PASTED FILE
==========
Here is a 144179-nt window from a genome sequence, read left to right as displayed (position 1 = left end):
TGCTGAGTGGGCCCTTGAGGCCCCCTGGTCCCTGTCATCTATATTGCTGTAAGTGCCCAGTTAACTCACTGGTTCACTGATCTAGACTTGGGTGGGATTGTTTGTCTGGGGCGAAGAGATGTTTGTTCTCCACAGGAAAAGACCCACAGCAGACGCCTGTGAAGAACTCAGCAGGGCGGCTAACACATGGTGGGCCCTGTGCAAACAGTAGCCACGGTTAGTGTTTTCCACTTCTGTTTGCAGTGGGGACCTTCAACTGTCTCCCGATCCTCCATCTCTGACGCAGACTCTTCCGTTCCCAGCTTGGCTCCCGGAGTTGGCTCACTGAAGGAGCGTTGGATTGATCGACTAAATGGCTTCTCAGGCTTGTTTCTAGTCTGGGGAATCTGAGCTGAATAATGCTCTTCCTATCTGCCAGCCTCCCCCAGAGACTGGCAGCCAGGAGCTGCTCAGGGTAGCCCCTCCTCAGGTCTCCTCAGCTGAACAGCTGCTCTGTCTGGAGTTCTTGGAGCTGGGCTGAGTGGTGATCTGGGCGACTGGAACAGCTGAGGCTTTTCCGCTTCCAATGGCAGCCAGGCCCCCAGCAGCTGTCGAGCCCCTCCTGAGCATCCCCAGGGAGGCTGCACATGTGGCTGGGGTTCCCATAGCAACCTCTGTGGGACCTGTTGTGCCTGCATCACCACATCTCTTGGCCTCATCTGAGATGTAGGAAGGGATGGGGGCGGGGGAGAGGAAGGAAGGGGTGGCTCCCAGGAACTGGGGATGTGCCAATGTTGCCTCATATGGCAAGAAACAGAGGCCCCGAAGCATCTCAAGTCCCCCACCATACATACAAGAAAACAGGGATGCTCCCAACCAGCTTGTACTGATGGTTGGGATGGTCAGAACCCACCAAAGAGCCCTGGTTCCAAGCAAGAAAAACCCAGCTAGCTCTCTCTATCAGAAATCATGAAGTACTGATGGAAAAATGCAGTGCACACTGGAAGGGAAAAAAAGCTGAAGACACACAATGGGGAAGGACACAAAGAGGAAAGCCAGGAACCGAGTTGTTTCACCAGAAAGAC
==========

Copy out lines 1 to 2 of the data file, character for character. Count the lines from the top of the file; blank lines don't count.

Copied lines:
Here is a 144179-nt window from a genome sequence, read left to right as displayed (position 1 = left end):
TGCTGAGTGGGCCCTTGAGGCCCCCTGGTCCCTGTCATCTATATTGCTGTAAGTGCCCAGTTAACTCACTGGTTCACTGATCTAGACTTGGGTGGGATTGTTTGTCTGGGGCGAAGAGATGTTTGTTCTCCACAGGAAAAGACCCACAGCAGACGCCTGTGAAGAACTCAGCAGGGCGGCTAACACATGGTGGGCCCTGTGCAAACAGTAGCCACGGTTAGTGTTTTCCACTTCTGTTTGCAGTGGGGACCTTCAACTGTCTCCCGATCCTCCATCTCTGACGCAGACTCTTCCGTTCCCAGCTTGGCTCCCGGAGTTGGCTCACTGAAGGAGCGTTGGATTGATCGACTAAATGGCTTCTCAGGCTTGTTTCTAGTCTGGGGAATCTGAGCTGAATAATGCTCTTCCTATCTGCCAGCCTCCCCCAGAGACTGGCAGCCAGGAGCTGCTCAGGGTAGCCCCTCCTCAGGTCTCCTCAGCTGAACAGCTGCTCTGTCTGGAGTTCTTGGAGCTGGGCTGAGTGGTGATCTGGGCGACTGGAACAGCTGAGGCTTTTCCGCTTCCAATGGCAGCCAGGCCCCCAGCAGCTGTCGAGCCCCTCCTGAGCATCCCCAGGGAGGCTGCACATGTGGCTGGGGTTCCCATAGCAACCTCTGTGGGACCTGTTGTGCCTGCATCACCACATCTCTTGGCCTCATCTGAGATGTAGGAAGGGATGGGGGCGGGGGAGAGGAAGGAAGGGGTGGCTCCCAGGAACTGGGGATGTGCCAATGTTGCCTCATATGGCAAGAAACAGAGGCCCCGAAGCATCTCAAGTCCCCCACCATACATACAAGAAAACAGGGATGCTCCCAACCAGCTTGTACTGATGGTTGGGATGGTCAGAACCCACCAAAGAGCCCTGGTTCCAAGCAAGAAAAACCCAGCTAGCTCTCTCTATCAGAAATCATGAAGTACTGATGGAAAAATGCAGTGCACACTGGAAGGGAAAAAAAGCTGAAGACACACAATGGGGAAGGACACAAAGAGGAAAGCCAGGAACCGAGTTGTTTCACCAGAAAGAC